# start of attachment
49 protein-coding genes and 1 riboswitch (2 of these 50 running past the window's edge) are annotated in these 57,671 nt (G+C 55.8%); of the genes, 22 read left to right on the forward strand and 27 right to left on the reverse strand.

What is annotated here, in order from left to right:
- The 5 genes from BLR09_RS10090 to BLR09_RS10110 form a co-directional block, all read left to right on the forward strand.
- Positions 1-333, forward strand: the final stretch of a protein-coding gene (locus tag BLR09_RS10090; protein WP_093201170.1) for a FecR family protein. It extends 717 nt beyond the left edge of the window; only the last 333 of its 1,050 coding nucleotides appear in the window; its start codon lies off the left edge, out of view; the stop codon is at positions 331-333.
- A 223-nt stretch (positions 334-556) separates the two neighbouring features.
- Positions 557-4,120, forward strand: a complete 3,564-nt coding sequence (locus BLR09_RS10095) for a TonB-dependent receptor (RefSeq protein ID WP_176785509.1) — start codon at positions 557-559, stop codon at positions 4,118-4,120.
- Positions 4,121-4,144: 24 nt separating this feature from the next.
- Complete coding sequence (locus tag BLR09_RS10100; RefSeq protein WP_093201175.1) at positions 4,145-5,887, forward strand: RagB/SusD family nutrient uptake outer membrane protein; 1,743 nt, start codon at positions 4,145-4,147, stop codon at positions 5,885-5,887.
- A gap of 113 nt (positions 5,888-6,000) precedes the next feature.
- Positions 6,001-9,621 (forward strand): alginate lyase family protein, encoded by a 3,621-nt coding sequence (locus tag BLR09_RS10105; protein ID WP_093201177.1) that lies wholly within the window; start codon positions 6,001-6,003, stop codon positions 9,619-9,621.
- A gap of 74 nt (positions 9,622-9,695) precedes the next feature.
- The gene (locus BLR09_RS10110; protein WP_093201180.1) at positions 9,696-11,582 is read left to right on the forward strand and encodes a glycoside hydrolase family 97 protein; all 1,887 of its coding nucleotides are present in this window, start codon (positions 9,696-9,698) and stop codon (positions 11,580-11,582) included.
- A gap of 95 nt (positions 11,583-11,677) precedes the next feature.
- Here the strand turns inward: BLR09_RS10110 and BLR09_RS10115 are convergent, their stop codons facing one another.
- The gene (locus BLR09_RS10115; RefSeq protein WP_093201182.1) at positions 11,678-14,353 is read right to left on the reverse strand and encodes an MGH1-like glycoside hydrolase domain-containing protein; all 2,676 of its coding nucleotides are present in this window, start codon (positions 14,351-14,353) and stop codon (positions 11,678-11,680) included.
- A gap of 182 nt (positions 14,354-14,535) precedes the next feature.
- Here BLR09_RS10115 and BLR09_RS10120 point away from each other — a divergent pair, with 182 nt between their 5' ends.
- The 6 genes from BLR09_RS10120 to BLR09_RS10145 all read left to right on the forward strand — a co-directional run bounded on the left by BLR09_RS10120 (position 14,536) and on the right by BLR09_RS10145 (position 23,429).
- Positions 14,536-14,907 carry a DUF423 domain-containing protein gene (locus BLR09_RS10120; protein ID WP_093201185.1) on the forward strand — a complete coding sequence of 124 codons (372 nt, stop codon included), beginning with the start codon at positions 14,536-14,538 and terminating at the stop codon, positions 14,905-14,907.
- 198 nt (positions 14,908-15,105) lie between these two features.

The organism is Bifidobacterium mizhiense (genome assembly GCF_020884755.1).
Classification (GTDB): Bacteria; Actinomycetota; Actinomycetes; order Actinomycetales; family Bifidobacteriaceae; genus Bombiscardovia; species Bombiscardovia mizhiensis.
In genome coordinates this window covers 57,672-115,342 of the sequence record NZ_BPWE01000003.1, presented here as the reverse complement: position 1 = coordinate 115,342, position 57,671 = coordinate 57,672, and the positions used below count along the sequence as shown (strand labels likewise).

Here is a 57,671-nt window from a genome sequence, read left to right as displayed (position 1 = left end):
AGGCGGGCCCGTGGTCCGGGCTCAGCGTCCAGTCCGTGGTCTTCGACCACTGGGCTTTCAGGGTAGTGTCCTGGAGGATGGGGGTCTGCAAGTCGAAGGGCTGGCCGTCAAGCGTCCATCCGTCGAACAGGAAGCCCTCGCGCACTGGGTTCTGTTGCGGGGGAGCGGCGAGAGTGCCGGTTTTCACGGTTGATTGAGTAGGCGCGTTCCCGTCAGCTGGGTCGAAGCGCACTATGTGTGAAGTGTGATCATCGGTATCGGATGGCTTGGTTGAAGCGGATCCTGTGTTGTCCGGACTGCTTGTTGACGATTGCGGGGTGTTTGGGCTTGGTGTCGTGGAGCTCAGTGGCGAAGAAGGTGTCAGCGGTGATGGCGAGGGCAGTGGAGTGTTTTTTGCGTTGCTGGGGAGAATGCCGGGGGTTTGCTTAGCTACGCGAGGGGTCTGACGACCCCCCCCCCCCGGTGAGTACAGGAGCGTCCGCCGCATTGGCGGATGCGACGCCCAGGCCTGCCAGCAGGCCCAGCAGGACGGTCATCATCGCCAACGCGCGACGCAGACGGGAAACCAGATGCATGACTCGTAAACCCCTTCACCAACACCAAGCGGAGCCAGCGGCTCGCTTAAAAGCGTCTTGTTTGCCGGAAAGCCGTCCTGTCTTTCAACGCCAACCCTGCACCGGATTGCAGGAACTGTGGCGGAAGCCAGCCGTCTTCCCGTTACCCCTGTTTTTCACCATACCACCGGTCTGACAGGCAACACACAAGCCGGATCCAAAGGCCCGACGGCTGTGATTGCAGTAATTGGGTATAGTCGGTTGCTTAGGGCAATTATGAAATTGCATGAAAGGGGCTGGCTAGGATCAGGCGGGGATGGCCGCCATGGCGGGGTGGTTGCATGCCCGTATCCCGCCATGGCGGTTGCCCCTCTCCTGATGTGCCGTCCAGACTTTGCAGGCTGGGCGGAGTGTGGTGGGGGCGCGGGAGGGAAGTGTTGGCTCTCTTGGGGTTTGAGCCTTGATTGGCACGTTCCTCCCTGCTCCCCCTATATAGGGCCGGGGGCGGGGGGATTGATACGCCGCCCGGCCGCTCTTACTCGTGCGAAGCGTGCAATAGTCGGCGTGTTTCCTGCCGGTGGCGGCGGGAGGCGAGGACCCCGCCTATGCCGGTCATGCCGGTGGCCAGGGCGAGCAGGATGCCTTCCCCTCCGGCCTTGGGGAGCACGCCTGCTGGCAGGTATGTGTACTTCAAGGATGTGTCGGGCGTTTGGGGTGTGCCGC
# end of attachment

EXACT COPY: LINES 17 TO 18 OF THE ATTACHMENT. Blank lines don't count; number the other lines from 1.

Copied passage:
- Here BLR09_RS10115 and BLR09_RS10120 point away from each other — a divergent pair, with 182 nt between their 5' ends.
- The 6 genes from BLR09_RS10120 to BLR09_RS10145 all read left to right on the forward strand — a co-directional run bounded on the left by BLR09_RS10120 (position 14,536) and on the right by BLR09_RS10145 (position 23,429).